Officers advised that the limited evidence submitted to demonstrate that there was an essential requirement for the proposed self-contained annexe on personal medical grounds was not considered  to  outweigh  the harm  identified.  As such, the proposal  conflicted  with the Development Plan and the application was therefore recommended for refusal.

 

A petitioner in support of the application addressed the Committee. Key points included:

 

·         27 local residents had signed the petition in support of the applicant, who required the annexe for use by their elderly mother.

·         The applicant’s mother had serious health issues and limited quality of living due to her inability to navigate stairs at her current property.

·         Local residents did not feel that the proposed annexe would adversely impact on their properties, with sufficient gaps present from the annexe to neighbours.

·         There was no breach of the 45-degree line, with the property screened by trees and not visible from Ducks Hill Road.

·         Other extensions permitted in the road were substantially higher than the annexe proposed. 

 

The applicant addressed the Committee. Key points included:

 

·         The applicant required the annexe to allow their elderly mother to enjoy a higher quality of independent living in her latter years.

·         The applicant’s mother had health issues, could no longer safely navigate stairs, and had experienced falls. The annexe would therefore be more suitable and allowed for use of a wheelchair.

·         The ground floor level of the annexe would allow for the occupant to safely enjoy the garden without having to climb to a higher level.

·         The local General Practitioner had submitted a letter in support of the annexe as an aid to better physical and mental health on behalf of the applicant’s mother.

·         Local residents were in support of the proposal.

·         It was the applicant’s intention in future years to move into the annexe with his wife and allow his children to live in the main house.

·         Owing to the special personal circumstances, the application should be approved.

 

The Chairman confirmed that Ward Councillor Melvin had voiced her support for the application outside of the meeting.

 

The Committee was sympathetic to the applicant’s personal circumstances but agreed with the officer’s recommendation to refuse due to the refusal reasons set out in the report, with particularly concerns relating to the proposed size and scale of the annexe building.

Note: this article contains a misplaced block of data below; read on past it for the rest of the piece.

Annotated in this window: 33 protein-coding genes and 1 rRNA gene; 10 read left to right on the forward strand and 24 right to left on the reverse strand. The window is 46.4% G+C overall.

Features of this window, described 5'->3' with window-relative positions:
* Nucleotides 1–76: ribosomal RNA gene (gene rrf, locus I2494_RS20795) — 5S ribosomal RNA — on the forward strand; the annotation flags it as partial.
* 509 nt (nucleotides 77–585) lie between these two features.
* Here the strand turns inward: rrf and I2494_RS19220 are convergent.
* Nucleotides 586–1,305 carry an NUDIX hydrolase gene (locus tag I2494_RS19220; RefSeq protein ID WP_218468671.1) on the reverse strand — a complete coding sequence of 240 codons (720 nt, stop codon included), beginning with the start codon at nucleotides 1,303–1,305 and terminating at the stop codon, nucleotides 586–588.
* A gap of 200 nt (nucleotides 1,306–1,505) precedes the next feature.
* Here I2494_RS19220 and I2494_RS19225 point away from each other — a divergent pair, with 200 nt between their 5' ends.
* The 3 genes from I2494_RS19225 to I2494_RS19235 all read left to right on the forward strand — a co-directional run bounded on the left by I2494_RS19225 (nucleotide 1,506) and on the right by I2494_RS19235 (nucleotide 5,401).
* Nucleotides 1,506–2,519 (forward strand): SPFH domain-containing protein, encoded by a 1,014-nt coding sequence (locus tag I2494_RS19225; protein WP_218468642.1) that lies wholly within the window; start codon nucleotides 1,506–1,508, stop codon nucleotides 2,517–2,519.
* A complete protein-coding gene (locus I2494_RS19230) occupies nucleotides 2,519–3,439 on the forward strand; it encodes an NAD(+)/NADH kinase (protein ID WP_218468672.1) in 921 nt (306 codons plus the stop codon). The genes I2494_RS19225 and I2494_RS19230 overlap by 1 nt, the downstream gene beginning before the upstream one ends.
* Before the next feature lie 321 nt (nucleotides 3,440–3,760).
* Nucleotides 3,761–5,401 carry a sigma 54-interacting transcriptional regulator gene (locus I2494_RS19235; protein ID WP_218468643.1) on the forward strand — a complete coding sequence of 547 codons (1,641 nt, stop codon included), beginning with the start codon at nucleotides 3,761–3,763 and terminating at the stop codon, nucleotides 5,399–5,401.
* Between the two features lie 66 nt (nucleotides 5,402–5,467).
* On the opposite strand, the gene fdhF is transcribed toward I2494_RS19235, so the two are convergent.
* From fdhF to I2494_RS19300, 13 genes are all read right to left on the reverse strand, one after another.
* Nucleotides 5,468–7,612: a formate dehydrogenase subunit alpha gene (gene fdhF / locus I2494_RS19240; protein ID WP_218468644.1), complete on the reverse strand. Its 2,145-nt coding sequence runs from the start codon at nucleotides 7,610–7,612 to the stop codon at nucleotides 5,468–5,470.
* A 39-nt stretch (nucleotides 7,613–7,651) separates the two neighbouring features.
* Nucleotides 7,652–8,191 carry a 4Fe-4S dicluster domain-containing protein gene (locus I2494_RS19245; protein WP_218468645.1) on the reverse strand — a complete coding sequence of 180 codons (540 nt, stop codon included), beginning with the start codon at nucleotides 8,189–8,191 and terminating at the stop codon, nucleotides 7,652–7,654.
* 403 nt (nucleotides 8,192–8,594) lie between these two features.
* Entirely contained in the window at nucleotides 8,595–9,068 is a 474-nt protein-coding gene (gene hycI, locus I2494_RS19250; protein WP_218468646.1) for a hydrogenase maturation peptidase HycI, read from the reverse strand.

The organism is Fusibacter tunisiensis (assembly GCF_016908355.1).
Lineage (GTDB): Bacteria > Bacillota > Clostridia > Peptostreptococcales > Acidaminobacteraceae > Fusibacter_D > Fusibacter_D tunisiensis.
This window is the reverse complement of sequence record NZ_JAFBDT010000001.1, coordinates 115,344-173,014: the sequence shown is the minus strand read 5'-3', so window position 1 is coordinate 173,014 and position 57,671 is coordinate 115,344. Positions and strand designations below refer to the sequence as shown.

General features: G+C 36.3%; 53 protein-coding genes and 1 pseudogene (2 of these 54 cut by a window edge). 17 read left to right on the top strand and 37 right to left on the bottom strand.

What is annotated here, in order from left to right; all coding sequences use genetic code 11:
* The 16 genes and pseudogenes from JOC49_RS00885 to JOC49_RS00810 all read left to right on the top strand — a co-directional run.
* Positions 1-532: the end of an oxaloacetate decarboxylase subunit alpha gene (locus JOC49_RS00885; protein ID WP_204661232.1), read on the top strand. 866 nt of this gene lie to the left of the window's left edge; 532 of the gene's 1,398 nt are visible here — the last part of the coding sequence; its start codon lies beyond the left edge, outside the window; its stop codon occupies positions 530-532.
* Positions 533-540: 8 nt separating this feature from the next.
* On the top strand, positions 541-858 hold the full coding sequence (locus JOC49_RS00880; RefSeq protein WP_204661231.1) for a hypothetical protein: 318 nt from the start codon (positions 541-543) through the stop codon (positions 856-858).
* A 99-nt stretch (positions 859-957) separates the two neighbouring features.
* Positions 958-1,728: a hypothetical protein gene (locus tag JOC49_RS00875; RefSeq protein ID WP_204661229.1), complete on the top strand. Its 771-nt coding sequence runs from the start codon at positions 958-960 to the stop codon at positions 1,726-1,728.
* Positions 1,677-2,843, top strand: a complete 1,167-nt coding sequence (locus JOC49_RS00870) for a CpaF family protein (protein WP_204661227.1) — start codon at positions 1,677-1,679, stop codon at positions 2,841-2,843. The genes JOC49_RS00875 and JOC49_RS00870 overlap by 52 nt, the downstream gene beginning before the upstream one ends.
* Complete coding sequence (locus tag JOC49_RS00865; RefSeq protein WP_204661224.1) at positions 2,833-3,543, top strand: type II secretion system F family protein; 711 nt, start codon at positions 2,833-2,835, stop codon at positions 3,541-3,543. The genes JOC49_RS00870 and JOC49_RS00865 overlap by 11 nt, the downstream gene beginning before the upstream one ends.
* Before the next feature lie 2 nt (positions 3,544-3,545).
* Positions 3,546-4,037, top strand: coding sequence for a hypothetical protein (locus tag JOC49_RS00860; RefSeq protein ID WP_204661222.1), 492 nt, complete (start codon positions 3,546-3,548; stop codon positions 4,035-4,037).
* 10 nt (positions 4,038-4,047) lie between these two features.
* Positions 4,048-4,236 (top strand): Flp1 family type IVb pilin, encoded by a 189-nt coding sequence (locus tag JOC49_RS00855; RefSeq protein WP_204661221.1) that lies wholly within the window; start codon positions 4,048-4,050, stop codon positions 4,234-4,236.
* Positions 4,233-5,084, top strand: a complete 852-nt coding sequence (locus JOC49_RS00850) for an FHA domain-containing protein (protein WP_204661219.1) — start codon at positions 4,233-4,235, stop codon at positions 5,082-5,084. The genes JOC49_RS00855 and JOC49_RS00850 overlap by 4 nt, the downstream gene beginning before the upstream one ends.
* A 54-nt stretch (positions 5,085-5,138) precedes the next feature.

The officer’s recommendation was moved, seconded, and when put to a vote, unanimously agreed.

 

RESOLVED: That the application be refused.

38.

Woodlands, 5 The Drive, Ickenham - 56190/APP/2021/2737 pdf icon PDF 15 MB

Erection of a replacement two storey dwelling with basement involving the demolition of the existing house and garden building.

 

Recommendation: Approval

Decision:

RESOLVED: That the application be approved, subject to amendment to conditions relating to the use of carbon absorbing trees, and sustainability/energy.

Minutes:

Officers introduced the report. Officers considered that, as the application sought to demolish the current building and replace it with a building of similar scale, this constituted appropriate development within the Green Belt. Subject to planning conditions, the development was also considered acceptable with regard to its impact on the character of the area, street scene, highway network, waste, landscaping, access, flooding and contaminated land. Consultees had also raised no objections. Accordingly, the application was recommended for approval.

 

The Committee supported the officer’s recommendation, but suggested that conditions be amended to mandate the planting of carbon absorbing trees, and the securing of appropriate energy/sustainability measures, in order to support the Council’s work to address climate change.

 

The officer’s recommendation, inclusive of the amendments to conditions as set out, was moved, seconded, and when put to a vote, unanimously agreed.

 

RESOLVED: That the application be approved, subject to additional conditions relating to the use of carbon absorbing trees, and sustainability/energy.